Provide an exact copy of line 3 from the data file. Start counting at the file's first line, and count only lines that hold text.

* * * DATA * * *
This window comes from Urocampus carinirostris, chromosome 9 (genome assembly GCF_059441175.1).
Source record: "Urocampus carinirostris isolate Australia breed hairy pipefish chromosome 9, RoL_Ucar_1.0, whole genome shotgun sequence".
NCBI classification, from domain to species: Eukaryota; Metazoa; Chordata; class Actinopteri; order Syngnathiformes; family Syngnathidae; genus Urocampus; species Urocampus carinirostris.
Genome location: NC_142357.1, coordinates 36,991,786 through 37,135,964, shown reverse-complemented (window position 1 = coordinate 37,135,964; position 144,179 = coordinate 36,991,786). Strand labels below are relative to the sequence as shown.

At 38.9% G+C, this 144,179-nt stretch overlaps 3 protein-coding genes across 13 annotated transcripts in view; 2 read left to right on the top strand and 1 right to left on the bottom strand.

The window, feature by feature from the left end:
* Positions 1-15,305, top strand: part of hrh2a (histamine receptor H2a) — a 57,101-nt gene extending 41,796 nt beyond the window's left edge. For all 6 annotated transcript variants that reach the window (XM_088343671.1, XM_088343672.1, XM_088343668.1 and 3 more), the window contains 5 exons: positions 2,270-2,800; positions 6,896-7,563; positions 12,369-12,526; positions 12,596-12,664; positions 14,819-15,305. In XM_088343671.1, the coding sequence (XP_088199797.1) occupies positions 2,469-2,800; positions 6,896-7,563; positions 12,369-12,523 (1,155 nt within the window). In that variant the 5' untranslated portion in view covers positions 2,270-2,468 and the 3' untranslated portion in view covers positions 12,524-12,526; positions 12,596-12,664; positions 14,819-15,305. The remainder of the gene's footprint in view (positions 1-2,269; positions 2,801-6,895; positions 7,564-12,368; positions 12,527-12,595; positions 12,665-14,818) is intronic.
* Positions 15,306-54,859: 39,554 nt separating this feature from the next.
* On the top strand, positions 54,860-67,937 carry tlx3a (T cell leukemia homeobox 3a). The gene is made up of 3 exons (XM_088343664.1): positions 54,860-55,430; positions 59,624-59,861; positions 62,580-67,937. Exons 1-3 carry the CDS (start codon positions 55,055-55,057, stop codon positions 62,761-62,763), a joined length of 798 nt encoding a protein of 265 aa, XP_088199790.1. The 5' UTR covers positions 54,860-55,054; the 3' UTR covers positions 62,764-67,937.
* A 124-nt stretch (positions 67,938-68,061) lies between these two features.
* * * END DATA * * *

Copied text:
NCBI classification, from domain to species: Eukaryota; Metazoa; Chordata; class Actinopteri; order Syngnathiformes; family Syngnathidae; genus Urocampus; species Urocampus carinirostris.